Video games are increasingly starting to become more and more accepted, beyond their entertaining features. They are now used as an art form and as a medium to teach, to influence, or to inform. Video games have also given rise to e-sports, which have become an increasingly popular and lucrative form of sport and entertainment.
In recent years, many schools have started to use game development to introduce programming to their students and promote 21st century skills such as learning and innovation, digital literacy, and career and life skills. The goal is often to use programming as a means to build an artefact or a game that consists of a combination of multimedia assets (e.g., audio, video, or images) and a logic that controls how the user interacts with these assets.
Games are usually a great resource to reach these goals because they can motivate students to learn new skills (e.g. programming), while using their creativity to build an artefact. In this approach, learning occurs individually or through peer-learning. The creation of games can help students develop a wide range of skills, as each necessary step in this process involves specific types and levels of understanding.
In the early stages, students may need to collaborate to investigate the topic, collate information, make sense of it, and organise it in a way that can be used for the creation of the game. When this information has been collected and when the students start to develop a deep understanding of the topic, they will begin to design their game, to build the narratives, and use their creativity to define how the game mechanics can help the players learn, while being entertained.
Finally, the students will start to code their game and leverage their collaborative and problem-solving skills to implement, code, debug, test, and publish their game. Different skills can be required at every stage of the game creation process. This is a dynamic process whereby students may need to leverage different skills, depending on the task at hand.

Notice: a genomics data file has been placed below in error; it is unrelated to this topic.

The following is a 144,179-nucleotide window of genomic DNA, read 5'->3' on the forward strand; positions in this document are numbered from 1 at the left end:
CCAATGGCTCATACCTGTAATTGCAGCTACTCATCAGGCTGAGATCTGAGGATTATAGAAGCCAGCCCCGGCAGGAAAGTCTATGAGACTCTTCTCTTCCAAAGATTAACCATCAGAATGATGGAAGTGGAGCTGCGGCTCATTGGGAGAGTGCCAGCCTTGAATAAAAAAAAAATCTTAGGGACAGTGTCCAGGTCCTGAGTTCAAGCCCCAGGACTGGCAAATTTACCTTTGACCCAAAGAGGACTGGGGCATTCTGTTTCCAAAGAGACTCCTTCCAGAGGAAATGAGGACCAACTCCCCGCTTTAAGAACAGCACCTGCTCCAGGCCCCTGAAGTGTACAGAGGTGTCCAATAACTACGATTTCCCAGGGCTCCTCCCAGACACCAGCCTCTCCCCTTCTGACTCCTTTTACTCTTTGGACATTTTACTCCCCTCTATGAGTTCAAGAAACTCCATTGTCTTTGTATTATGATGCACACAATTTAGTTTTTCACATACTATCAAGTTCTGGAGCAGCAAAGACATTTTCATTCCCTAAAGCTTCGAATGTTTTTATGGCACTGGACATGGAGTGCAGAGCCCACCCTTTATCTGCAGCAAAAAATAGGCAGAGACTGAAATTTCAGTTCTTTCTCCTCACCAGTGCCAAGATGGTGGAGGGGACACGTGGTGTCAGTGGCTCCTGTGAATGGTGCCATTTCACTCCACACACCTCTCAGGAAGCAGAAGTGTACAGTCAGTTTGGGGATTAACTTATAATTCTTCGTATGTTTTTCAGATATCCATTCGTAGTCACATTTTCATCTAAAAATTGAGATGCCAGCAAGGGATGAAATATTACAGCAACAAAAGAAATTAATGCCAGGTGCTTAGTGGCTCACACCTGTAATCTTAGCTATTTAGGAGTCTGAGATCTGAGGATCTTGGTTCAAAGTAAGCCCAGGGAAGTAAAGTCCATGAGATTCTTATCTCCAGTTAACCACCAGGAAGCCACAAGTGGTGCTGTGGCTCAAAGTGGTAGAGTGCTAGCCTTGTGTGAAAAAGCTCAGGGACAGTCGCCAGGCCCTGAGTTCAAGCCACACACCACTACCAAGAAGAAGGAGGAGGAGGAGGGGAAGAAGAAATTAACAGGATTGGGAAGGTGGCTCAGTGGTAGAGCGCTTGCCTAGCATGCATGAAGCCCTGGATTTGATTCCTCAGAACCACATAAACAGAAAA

There are many tools available to facilitate the learning of programming through game creation and most of them are free.
Scratch18 is a free software used across school levels to create interactive stories, animations, and games and is often used to introduce programming. Users can combine programming blocks which once put together, create instructions that mirror code (e.g. loops or conditional statements). Scratch requires minimal installation or computer resources and can run via a web browser. It is available as an app and includes a significant community of users. In addition, Scratch junior is an app based on Scratch that makes it possible for young children (between the ages 5-7) to learn how to code. Scratch is designed for children aged from 8 to 16; however, people of all ages should be able to use it too.
Using Game Maker Studio
Game Maker Studio19 is a premium game engine that makes it possible to create video games using drag and drop features. This software is only free for a limited time, but it does offer interesting features to create 2D games.
Unity22 is a free game engine that makes it possible to create 2D and 3D games using C#. It is being used mostly in third-level education because it does require users to code, unless a plug-in is purchased to allow drag-and-drop features. Despite this, Unity can be a great introduction to 3D environment creation (e.g. indoors and outdoors) with no coding involved. This software can be computer intensive and may require computers with relatively high specifications.
Godot23 is a lightweight open source game engine that enables players to create both 2D and 3D games using C++, C# and GDS cript (a language similar to Python). Because this game engine uses a language similar to Python, it can be a great choice for beginners. Godot is a good alternative to Unity when using computers with limited processing capacity.
Source: European Schoolnet